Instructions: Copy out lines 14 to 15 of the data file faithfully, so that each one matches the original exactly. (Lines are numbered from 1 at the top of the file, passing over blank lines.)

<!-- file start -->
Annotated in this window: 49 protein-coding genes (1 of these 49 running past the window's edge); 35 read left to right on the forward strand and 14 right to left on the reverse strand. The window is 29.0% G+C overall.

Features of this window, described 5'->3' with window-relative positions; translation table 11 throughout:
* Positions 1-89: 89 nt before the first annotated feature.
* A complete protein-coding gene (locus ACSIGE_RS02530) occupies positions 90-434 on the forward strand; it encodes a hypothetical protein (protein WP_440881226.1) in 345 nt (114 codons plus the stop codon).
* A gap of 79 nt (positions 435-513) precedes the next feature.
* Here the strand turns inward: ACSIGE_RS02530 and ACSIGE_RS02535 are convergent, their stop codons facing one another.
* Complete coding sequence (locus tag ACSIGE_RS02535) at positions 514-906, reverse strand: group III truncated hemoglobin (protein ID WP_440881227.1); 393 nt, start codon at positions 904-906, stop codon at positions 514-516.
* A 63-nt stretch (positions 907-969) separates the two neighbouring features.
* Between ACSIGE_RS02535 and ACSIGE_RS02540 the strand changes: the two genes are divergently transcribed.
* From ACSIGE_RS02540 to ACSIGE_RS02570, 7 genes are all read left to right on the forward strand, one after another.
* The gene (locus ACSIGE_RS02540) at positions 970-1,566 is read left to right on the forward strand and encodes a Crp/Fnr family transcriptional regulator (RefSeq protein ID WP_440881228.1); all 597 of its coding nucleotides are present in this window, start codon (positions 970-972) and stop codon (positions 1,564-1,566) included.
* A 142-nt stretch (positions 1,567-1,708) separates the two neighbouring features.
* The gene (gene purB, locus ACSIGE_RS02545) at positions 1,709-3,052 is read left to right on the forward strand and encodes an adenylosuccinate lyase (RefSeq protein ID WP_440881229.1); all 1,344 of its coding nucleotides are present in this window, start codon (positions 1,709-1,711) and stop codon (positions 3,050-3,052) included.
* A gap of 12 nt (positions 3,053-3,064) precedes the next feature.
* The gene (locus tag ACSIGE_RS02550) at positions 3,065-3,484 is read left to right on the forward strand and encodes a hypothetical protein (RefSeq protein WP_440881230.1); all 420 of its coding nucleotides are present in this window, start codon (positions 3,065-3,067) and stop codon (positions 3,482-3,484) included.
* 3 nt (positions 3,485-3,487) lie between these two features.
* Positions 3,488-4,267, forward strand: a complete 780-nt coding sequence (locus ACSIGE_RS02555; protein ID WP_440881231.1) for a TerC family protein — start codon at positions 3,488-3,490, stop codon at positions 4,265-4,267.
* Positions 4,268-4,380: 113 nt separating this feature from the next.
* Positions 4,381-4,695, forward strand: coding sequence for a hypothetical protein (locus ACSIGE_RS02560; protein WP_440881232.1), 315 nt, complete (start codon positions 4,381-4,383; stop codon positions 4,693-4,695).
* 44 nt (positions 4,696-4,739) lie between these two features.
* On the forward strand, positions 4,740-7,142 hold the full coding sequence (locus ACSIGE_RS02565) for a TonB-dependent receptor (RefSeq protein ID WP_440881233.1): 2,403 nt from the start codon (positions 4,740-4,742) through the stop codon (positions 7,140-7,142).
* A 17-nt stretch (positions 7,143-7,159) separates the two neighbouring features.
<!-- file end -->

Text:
* A gap of 12 nt (positions 3,053-3,064) precedes the next feature.
* The gene (locus tag ACSIGE_RS02550) at positions 3,065-3,484 is read left to right on the forward strand and encodes a hypothetical protein (RefSeq protein WP_440881230.1); all 420 of its coding nucleotides are present in this window, start codon (positions 3,065-3,067) and stop codon (positions 3,482-3,484) included.